During his governorship, Rivers State was in theory one of the wealthiest states in the country [i.e. Lagos state, Delta state and Rivers State, due to oil and other business infrastructure], but Odili instituted relatively few improvements.[7] In January 2007, the Economic and Financial Crimes Commission (EFCC) under Nuhu Ribadu issued an interim report on the governor that pointed to severe implications of fraud, conspiracy, conversion of public funds, foreign exchange malpractice, money laundering, stealing and abuse of oath of office.[8][9] At around the same time Human Rights Watch issued a report detailing pervasive patterns of corruption and mismanagement at the state and local levels under Odili's administration.[10] In February 2007, Odili filed a suit challenging the powers of the EFCC to probe his administration in Rivers State.[11]

In November 2006, Odili announced that he would run for president in the 2007 election under the ruling PDP.[12] However a day before the PDP's presidential primaries held on 16 December 2006, Odili stepped down from the contest, paving the way for another governor, Umaru Musa Yar'Adua, to emerge as the party's flag bearer.[13]

Later career


In June 2008, Odili defended his record before the Rivers State Truth and Reconciliation Commission, denying the charges that had been made against him.[14]

As of December 2007, the office of Attorney General then headed by Michael Aondoakaa had refused to file any defense in court against Odili's claim that the EFCC was not authorized to investigate his administration.[11] In March 2008, a Port Harcourt court ruled that the EFCC could not investigate state finances.[7] In September 2009, a Federal High Court sitting in Abuja issued an interim injunction stopping the EFCC from arresting, detaining, prosecuting or embarrassing Odili over a N189m bank debt.[15] However, a few days later the EFCC summoned Odili over alleged debts owed to five banks whose Managing Directors and board had recently been removed by the Central Bank of Nigeria (CBN).[16]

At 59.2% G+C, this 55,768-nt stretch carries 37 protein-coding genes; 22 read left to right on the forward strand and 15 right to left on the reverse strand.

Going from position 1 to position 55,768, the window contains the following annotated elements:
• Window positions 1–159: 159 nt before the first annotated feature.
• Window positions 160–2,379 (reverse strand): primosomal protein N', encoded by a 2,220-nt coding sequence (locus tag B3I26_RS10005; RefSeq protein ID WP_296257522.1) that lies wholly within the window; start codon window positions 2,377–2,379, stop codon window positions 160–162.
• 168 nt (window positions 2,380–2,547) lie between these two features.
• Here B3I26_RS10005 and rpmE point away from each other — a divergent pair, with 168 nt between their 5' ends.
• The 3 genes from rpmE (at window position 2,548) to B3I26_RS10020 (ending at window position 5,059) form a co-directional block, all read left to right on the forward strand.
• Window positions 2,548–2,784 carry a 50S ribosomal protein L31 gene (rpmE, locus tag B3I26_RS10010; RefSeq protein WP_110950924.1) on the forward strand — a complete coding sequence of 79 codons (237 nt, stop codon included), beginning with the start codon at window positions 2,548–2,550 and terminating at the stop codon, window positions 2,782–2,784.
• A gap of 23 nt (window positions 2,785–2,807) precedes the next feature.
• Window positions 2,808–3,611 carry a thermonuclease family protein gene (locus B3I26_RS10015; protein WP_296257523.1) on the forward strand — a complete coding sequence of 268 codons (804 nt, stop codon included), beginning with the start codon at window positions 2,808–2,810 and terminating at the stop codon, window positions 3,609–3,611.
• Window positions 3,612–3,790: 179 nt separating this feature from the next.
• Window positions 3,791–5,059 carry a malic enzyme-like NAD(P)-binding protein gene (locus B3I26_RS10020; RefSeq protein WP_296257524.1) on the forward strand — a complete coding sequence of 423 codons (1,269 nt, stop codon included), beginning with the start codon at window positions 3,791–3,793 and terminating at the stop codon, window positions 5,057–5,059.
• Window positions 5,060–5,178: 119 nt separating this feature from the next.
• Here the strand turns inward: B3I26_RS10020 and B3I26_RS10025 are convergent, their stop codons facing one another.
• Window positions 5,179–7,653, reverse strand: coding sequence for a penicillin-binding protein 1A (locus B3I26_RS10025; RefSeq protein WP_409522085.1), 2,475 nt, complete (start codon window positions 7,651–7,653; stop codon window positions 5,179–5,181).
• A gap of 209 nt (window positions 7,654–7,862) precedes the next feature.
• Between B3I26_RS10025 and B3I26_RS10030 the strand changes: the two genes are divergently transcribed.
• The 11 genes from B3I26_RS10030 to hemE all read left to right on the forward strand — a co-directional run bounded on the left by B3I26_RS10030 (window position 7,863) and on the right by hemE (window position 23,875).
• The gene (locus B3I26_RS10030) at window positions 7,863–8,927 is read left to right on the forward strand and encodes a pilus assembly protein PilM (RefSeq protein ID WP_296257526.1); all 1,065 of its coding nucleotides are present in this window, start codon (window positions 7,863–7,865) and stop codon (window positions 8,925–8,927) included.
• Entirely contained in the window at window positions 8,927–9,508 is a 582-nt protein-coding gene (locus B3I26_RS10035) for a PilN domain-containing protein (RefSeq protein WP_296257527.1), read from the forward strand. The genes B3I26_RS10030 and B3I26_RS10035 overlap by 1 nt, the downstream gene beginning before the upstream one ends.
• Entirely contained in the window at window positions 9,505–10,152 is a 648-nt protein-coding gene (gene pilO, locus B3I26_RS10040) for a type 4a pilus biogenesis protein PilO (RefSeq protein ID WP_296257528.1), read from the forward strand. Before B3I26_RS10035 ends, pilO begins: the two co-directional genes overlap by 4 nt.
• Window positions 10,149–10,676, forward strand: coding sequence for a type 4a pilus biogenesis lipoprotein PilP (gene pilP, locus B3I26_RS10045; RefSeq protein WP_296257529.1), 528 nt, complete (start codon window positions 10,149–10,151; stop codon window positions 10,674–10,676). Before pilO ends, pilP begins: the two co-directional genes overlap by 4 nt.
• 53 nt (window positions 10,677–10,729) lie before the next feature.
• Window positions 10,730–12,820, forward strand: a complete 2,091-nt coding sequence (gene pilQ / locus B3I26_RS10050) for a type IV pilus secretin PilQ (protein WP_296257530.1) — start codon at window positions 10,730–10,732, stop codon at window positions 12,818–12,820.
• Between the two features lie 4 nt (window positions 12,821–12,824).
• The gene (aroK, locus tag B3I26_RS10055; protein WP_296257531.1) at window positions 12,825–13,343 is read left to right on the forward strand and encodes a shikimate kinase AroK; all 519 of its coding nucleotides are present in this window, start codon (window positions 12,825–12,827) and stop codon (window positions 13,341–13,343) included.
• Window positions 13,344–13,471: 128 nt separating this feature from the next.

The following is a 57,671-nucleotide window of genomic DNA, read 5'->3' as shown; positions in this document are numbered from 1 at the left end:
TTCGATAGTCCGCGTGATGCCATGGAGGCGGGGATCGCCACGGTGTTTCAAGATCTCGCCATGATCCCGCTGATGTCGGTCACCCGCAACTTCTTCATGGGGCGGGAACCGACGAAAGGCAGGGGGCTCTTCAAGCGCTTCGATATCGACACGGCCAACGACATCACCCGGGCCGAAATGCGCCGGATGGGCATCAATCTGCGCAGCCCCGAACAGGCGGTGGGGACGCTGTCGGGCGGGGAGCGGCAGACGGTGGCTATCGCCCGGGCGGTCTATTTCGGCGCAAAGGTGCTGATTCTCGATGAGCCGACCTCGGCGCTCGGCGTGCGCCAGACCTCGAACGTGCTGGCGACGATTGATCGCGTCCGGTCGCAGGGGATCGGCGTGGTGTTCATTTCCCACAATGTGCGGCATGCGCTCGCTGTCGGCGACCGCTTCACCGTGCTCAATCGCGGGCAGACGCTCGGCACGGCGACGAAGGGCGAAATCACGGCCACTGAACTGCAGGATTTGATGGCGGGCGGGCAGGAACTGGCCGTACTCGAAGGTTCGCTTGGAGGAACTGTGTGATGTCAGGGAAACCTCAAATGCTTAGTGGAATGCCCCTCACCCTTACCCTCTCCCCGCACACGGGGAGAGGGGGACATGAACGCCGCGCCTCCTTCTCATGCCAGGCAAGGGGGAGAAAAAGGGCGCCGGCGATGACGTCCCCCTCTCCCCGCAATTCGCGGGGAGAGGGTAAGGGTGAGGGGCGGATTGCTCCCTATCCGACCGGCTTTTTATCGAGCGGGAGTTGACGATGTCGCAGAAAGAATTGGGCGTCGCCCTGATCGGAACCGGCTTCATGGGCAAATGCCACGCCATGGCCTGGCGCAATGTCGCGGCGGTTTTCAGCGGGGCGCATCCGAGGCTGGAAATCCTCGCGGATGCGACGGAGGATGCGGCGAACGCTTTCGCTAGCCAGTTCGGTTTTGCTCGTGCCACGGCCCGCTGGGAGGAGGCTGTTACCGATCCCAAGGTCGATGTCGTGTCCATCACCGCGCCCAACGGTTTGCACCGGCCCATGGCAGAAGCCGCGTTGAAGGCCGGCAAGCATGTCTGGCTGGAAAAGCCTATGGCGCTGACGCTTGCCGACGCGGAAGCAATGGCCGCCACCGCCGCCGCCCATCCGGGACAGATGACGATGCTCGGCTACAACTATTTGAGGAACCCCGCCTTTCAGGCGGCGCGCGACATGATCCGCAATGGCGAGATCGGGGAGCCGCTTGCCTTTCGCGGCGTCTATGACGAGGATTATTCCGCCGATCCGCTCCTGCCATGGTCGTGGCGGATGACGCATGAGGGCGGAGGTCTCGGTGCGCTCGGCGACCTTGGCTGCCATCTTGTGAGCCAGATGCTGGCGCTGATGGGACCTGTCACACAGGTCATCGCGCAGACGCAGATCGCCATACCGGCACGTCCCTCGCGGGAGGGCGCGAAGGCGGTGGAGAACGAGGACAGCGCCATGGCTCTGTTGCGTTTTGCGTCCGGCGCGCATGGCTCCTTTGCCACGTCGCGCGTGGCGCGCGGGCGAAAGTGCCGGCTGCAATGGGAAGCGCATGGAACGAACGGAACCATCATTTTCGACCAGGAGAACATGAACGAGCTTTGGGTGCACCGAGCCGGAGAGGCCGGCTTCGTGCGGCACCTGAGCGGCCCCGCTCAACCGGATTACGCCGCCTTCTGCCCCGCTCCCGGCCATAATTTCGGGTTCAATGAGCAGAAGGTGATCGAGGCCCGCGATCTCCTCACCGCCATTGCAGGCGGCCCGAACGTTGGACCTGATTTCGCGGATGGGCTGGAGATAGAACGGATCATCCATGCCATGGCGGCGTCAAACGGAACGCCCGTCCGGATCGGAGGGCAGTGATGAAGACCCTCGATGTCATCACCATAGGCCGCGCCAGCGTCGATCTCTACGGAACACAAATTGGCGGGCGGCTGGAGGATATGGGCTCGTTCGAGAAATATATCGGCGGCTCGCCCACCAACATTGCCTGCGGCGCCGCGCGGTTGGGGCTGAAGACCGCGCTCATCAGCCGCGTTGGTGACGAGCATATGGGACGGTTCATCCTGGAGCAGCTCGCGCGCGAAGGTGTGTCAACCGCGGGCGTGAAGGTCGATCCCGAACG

In December 2009, the New York Times published an article about the kidnapping industry in Africa. The author talked to a man called Adiele Nwaeze (a professional kidnapper), who accused Odili of having paid him to help rig an election ten years ago by robbing ballot boxes. Odili denied the accusation.[17]

In September 2010, it was reported that former military head of state Ibrahim Babangida, who planned to be a presidential candidate in the 2011 election, was in discussions with Odili over being his running mate as vice-presidential candidate. The choice was said to be due in part to a close relationship between Odili and Raymond Dokpesi, the director general of Babangida's campaign.[18]